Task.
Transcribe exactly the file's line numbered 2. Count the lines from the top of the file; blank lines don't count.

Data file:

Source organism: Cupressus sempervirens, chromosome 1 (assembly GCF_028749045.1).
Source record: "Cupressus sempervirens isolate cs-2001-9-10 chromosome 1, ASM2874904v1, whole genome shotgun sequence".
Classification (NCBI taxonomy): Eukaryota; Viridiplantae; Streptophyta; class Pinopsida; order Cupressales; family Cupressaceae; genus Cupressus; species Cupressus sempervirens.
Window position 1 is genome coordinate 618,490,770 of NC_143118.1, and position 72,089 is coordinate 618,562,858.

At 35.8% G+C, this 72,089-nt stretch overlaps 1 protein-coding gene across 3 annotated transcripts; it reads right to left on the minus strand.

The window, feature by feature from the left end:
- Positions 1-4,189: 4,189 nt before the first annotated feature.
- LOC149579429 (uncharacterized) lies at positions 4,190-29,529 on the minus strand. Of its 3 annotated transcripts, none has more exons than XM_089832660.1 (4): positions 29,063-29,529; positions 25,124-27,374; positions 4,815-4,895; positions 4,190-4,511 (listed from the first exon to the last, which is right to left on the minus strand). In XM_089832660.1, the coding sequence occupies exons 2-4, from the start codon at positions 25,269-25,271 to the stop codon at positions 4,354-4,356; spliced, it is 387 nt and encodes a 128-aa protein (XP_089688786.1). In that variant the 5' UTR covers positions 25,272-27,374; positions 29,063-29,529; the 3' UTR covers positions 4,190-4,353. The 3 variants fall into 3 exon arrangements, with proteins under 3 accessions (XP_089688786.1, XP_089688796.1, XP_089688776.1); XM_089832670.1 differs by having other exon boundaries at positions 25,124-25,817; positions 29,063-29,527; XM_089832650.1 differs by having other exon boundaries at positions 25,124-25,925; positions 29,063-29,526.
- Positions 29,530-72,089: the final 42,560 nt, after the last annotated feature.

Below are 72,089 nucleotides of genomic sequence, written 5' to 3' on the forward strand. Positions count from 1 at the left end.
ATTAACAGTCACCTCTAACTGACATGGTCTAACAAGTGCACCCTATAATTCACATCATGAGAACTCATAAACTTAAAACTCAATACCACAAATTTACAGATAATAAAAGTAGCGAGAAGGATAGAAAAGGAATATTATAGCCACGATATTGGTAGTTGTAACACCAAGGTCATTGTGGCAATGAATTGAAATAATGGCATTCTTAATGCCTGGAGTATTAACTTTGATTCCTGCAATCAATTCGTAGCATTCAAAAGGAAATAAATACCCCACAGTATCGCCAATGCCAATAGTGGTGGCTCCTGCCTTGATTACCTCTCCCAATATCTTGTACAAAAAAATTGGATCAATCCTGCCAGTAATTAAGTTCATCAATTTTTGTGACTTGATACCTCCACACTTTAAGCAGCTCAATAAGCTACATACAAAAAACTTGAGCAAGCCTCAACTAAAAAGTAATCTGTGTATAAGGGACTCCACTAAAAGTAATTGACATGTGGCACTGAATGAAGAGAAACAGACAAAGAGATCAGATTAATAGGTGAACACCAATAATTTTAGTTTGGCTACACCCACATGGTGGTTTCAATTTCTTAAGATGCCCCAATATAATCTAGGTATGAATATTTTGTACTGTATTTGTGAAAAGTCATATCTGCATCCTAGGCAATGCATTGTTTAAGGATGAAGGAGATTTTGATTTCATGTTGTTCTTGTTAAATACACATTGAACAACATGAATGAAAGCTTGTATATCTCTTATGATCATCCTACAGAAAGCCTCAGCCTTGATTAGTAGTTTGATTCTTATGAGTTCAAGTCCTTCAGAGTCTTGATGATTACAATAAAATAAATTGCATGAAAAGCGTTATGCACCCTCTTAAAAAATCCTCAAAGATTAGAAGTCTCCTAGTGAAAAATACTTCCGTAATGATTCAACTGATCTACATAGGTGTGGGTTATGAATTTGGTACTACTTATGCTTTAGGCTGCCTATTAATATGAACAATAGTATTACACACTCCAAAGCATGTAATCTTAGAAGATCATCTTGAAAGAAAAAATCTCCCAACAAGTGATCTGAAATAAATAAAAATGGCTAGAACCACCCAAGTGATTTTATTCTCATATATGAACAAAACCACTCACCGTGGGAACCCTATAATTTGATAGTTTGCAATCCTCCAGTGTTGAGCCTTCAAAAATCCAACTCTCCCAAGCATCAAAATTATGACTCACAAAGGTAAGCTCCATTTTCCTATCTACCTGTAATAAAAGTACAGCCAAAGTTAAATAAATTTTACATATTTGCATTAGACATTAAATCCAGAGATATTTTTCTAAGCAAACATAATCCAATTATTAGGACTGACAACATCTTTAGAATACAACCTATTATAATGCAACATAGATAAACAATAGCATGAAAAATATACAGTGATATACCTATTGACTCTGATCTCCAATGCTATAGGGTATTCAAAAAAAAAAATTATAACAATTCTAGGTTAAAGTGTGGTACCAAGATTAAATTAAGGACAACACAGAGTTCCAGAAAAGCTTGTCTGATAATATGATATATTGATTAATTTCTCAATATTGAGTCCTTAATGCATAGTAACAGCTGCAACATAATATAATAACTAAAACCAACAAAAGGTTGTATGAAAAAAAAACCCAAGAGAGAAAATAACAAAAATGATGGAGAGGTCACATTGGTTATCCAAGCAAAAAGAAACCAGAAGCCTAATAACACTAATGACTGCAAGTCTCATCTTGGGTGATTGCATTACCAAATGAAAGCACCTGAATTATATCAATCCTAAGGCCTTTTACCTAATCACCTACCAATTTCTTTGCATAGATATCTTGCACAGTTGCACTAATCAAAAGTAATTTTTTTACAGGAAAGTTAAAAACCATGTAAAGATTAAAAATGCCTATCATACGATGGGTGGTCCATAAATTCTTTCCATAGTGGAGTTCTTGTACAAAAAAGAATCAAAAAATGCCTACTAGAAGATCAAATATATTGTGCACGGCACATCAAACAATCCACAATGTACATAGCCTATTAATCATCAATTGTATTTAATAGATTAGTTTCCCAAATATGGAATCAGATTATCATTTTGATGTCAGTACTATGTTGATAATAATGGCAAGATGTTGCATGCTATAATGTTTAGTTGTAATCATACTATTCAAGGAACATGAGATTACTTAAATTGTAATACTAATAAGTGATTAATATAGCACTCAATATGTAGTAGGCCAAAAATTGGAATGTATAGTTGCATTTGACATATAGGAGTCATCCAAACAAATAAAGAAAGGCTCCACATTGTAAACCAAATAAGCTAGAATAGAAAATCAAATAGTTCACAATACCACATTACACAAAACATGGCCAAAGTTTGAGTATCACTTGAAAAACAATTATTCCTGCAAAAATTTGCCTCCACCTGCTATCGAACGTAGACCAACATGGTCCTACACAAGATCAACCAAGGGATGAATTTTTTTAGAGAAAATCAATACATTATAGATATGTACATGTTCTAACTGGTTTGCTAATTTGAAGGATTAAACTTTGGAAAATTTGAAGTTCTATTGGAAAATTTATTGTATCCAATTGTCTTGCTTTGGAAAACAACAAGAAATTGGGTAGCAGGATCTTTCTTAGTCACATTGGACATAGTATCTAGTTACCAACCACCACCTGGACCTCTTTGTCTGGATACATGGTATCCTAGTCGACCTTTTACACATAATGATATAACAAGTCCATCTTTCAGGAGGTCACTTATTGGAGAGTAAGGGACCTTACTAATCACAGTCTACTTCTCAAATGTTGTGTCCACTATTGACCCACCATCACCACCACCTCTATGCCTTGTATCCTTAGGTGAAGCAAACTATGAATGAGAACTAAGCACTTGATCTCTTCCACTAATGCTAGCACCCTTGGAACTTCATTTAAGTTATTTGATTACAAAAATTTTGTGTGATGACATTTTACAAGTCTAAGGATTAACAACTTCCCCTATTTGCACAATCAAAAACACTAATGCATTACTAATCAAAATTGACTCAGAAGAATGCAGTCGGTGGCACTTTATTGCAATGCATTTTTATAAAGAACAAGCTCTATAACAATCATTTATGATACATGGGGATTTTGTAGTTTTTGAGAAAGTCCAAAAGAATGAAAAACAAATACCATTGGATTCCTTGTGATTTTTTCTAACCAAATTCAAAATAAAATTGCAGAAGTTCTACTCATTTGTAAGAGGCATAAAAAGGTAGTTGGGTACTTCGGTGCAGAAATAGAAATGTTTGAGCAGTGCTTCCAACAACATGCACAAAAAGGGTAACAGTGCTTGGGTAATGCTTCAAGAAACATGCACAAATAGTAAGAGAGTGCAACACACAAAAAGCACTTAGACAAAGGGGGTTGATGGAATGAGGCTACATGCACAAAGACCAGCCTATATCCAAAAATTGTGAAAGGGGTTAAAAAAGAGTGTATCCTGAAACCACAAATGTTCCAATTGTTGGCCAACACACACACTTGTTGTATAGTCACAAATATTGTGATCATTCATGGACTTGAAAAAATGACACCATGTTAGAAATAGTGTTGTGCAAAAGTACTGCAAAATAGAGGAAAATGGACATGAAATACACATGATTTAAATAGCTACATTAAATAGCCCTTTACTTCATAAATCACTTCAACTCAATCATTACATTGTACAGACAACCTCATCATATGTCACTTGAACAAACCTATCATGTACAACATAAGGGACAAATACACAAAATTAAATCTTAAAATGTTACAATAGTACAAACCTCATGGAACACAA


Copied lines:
Source record: "Cupressus sempervirens isolate cs-2001-9-10 chromosome 1, ASM2874904v1, whole genome shotgun sequence".